Assume $\sf ZF+AD$. Is there some inner model $M$ containing all the ordinals such that $M\models\sf ZF+AD$ as well?

What if we require $\omega_1$ and/or $\omega_2$ to be computed correctly?

Can we say anything about these models (e.g. $M\models V=L(\Bbb R)$)?

Is it at all consistent?

There's no real reason to expect a minimal model, of course, since Woodin cardinals are involved. But $\sf AD$ is also a very strong axiom and might have unexpected consquences.


1 Answer 1


Assuming AD, Woodin showed that no inner model that is missing a real correctly computes $\omega_1$. (This almost follows from Theorem 9 of Velickovic-Woodin's "Complexity of the set of reals of inner models of set theory.") Therefore if you take an inner model $M$ of AD + $V = L(\mathbb R)$ whose $\omega_1$ is as small as possible, this model has no proper inner model of AD. (This argument shows that inclusion is a wellfounded partial order of the inner models of $\text{AD}+ V = L(\mathbb R)$...)

If one generically wellorders the reals of $M$ without adding reals, one obtains a model of ZFC in which there is a minimum inner model of $\text{AD}$. Update: this might be true, but as Dmytro Taranovsky points out in the comments, it is far from clear.

In general, however, there need not be a minimum inner model of $\text{AD}$. Assume there is a model of $\text{AD}$ containing only countably many reals. (This hypothesis is justified in the following paragraph.) Let $M$ be a minimal model of $\text{AD}$ with this property. Then there is a real $g$ that is $M$-generic for Cohen forcing. Let $N = L(\mathbb R)^{V[g]}$. By another theorem of Woodin, there is an elementary embedding $j : M\to N$. (There are more details in Kechris-Woodin's "Generic codes for uncountable ordinals.") Therefore $N$ is a minimal model of $\text{AD}$, since this is first order expressible, and $N$ is obviously distinct from $M$.

Of course, after forcing with $\text{Col}(\omega,\mathbb R)$ over a model of $\text{AD}^{L(\mathbb R)}$, there is an inner model of $\text{AD}$ that contains countably many reals, so the hypothesis of the above paragraph is consistent. In fact, the hypothesis is true: using $\mathbb R^\#$, one can build an inner model containing only countably many reals that is elementarily embeddable into $L(\mathbb R)$. (Take a countable elementary substructure of the mouse $\mathbb R^\#$ and then iterate away the top measure.) Therefore large cardinals imply that there is no minimum inner model of $\text{AD}$.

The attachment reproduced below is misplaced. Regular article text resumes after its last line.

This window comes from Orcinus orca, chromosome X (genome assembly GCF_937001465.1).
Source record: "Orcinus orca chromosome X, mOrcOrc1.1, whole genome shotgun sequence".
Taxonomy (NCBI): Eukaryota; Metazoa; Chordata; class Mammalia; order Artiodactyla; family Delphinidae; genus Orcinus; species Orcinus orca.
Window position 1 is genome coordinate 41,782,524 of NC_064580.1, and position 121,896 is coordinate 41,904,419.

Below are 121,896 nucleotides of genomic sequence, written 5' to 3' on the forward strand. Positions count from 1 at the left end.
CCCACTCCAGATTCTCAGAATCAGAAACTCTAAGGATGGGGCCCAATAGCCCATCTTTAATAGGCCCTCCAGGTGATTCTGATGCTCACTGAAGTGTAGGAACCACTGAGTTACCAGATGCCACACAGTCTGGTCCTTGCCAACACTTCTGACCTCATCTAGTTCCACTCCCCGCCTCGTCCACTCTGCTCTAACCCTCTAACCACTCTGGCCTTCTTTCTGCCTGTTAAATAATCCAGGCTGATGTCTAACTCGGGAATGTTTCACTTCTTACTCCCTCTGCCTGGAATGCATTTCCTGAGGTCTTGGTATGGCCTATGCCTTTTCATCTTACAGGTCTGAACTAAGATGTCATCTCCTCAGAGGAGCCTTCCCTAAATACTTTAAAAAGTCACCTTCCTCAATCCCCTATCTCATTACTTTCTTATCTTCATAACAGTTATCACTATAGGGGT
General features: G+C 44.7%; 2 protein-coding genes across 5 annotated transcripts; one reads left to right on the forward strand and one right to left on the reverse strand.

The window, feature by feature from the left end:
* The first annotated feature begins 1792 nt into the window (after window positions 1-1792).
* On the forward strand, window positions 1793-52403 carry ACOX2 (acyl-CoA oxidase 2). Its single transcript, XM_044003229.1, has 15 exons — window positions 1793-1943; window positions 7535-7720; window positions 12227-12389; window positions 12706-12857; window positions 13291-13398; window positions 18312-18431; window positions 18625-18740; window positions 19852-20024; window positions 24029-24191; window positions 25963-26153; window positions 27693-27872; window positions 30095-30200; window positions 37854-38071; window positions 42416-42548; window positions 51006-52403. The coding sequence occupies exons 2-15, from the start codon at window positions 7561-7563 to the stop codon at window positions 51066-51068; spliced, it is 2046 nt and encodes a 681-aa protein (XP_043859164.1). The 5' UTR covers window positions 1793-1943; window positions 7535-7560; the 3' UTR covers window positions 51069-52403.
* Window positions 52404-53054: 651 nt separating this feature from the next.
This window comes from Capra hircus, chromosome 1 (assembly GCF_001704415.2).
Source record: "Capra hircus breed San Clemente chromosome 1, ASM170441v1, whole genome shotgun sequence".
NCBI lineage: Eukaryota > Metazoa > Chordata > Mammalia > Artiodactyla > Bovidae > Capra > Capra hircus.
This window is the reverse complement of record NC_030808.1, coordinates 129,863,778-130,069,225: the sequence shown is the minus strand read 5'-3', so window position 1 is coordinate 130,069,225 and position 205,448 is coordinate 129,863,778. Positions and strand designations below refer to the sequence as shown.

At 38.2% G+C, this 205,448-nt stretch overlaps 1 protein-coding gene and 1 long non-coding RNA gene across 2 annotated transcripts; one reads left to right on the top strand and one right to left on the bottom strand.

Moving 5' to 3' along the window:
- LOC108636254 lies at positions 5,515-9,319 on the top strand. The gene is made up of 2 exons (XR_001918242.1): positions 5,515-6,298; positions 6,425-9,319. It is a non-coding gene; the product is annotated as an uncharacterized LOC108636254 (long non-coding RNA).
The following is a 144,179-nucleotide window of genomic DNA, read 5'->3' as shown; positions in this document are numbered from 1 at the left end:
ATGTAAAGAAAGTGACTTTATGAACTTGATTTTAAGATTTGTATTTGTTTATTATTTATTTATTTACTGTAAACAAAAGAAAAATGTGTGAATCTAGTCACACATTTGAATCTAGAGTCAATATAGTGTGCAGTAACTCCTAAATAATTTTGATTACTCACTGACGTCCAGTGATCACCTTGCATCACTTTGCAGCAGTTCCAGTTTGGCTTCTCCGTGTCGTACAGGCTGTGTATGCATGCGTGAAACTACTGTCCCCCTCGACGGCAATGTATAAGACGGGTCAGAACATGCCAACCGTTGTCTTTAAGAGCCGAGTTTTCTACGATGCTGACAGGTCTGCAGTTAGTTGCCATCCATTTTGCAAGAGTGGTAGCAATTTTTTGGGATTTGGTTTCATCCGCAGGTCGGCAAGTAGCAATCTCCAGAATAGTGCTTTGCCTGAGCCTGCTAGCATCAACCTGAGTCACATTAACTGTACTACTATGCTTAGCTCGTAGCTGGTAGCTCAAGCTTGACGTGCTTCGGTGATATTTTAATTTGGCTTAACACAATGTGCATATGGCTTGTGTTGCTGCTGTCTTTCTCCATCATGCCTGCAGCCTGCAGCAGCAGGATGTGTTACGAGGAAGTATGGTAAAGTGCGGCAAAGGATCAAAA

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    $\begingroup$ I, for one, would love to see this proof. I hope it is published somewhere... $\endgroup$ Jul 26, 2020 at 15:53
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    $\begingroup$ Yes there will be. Start with a minimal model $M$ with countably many reals. Then there is a Cohen real $g$ over $M$. Now $N= L(\mathbb R)^{M[g]}$ is elementarily equivalent to $M$ (another theorem of Woodin, but this is one is published in Woodin-Kechris “Generic codes for uncountable ordinals”), so $N$ is a minimal model distinct from $M$, but $g\in M[g]\setminus M$. (It may be counterintuitive that $M$ is not contained in $N$.) $\endgroup$ Jul 26, 2020 at 16:11
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    $\begingroup$ @FrançoisG.Dorais I found a reference for Woodin's theorem and updated the answer. $\endgroup$ Jul 26, 2020 at 22:55
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    $\begingroup$ For a variation on the question, we have a strong antiminimality statement: If an inner model $M⊨\text{AD}$ and $|ℝ^M|=ω$, then there is an inner model $L(R')⊨\text{AD}$ with $ℝ^M=ℝ^{L(R')[g]}$ and $g∈ℝ$ Cohen generic over $L(R')$. Assuming the axiom of choice, does this also hold for uncountable $ℝ^M$ (which would contradict the second paragraph of the answer)? On the other hand, the minimal inner model with the reals closed under $M_ω^\#$ is in some ways the minimal canonical inner model of AD (even though it is not a minimal inner model of AD). $\endgroup$ Aug 1, 2020 at 20:27
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    $\begingroup$ Using the converse of the Derived Model Theorem and $M⊨\text{AD}^+$, we get $M$ as a submodel of a generic extension. We can then 'factor out' one of the generic reals to get a generic $M'⊨\text{AD}$ (with $ℝ^{M'}⊂ℝ^M$) missing that real; and using $|ℝ^M|=ω$, $M'$ already exists in $V$. (P.S. Note that for a comment without names, only the author of the answer gets notified.) $\endgroup$ Aug 1, 2020 at 23:55

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